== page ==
Rising water level in Pareechu river from China puts Himachal Pradesh on alert
Shimla: The rising water level in the Pareechu river, which meanders through the mountains of China-occupied Tibetan Autonomous Region before entering India, has the Himachal Pradesh government on alert.
Pareechu is a tributary of the Spiti river that merges with the Sutlej at Khab, a village in tribal Kinnaur district of the hill state.
“Water in the river has been rising consistently due to clear weather in the mountains which has accelerated glacial melting. We are keeping a close watch but there is no immediate threat. We have apprised the state government,” says Somesh Kumar, the executive engineer of the Central Water Commission.
The flow of the Pareechu is recorded at a station at Zada in China, while the Central Water Commission has set up two stations at Chumar near Leh and Sumdoh in Lahaul and Spiti, where the Sutlej confluences with the main tributary of the Spiti river. Water flow is also monitored at Khab, where a dam is built on the Sutlej to generate 1,500 megawatt electricity for the Nathpa-Jhakri project.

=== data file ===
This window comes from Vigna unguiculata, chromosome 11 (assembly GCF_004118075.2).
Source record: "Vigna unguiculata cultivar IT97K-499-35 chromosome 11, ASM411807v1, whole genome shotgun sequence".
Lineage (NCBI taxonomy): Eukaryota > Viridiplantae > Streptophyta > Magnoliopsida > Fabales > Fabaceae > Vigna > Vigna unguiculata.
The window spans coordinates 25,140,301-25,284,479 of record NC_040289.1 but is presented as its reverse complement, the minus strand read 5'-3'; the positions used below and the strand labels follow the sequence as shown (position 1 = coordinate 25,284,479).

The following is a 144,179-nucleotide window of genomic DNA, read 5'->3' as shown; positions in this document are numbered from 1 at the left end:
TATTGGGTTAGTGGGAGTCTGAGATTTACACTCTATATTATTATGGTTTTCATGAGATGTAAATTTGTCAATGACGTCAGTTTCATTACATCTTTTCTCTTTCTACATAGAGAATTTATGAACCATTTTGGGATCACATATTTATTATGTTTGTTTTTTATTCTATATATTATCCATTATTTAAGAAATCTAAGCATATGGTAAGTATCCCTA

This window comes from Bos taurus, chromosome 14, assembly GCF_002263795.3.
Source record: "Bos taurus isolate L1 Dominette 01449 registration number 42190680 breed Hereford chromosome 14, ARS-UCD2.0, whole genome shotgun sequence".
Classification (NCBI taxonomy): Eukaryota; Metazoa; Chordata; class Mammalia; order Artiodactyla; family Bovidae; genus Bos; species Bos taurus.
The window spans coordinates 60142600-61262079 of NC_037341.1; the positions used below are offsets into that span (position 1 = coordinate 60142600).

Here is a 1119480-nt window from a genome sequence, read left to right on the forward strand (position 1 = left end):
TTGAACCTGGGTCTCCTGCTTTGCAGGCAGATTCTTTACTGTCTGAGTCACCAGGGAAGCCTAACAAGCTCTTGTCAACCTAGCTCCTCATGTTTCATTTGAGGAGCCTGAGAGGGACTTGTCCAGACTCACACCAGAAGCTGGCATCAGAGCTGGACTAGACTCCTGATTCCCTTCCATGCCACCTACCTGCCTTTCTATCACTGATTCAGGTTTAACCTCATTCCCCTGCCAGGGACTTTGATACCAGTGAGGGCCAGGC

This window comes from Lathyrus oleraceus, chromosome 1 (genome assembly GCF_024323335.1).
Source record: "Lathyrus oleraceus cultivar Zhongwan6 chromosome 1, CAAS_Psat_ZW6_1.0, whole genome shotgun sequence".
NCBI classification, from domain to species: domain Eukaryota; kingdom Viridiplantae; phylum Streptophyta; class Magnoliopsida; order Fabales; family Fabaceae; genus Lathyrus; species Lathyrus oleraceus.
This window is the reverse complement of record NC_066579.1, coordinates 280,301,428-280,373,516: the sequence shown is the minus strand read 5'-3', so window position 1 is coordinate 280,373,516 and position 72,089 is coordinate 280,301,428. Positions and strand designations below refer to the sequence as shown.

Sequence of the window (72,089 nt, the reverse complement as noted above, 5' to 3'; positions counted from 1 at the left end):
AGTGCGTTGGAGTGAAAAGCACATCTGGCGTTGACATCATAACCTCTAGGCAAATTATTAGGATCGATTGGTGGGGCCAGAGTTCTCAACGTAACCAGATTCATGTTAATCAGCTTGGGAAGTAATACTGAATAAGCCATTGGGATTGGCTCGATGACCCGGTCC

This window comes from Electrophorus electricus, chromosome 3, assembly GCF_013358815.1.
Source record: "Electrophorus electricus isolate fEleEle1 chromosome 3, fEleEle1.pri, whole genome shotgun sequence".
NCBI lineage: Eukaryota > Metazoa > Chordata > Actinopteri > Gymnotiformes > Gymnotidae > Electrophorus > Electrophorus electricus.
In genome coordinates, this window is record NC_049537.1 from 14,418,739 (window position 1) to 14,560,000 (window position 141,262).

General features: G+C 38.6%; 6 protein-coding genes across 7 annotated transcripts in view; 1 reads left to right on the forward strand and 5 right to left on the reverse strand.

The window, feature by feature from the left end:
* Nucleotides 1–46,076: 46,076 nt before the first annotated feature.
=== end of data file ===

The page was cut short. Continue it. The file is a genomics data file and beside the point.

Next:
The Pareechu originates in India, meanders through the mountainous terrain in China-occupied Tibet and then merges into the Sutlej near Samdoh in Lahaul-Spiti district of Himachal Pradesh.
LAKE CREATED HAVOC IN 2004
A glacial lake was formed in 2004 after a landslide in the Tibetan Himalayas on the banks of the Pareechu, causing water to build up into an artificial lake spread over 200 hectares and 60 metres deep.
The lake formed behind the landslide dam burst on June 26, 2005.
Gushing waters washed away the strategic Hindustan-Tibet road and National Highway-22 at a number of places. It swept away 10 bridges and 11 ropeways. Fifteen bridges and eight roads and footbridges were damaged on the 10-km stretch of NH-22 between Wangtoo in Kinnaur and Samdoh in Lahaul-Spiti.
No loss of life was reported as the army and civil authorities had evacuated 5,000 people along the Sutlej, anticipating the breach of the lake. The flooding had caused a loss of Rs 800 crore.
After the 2005 flooding, India and China signed a protocol for sharing information on the water level from the Pareechu. The lakes in the catchment area of the Pareechu are regularly monitored by the Himachal government’s State Centre in Climate Change (SCCC) by using satellite data. Last month, scientists had detected two landslides using satellite imagery but ruled out the possibility of flooding at that time.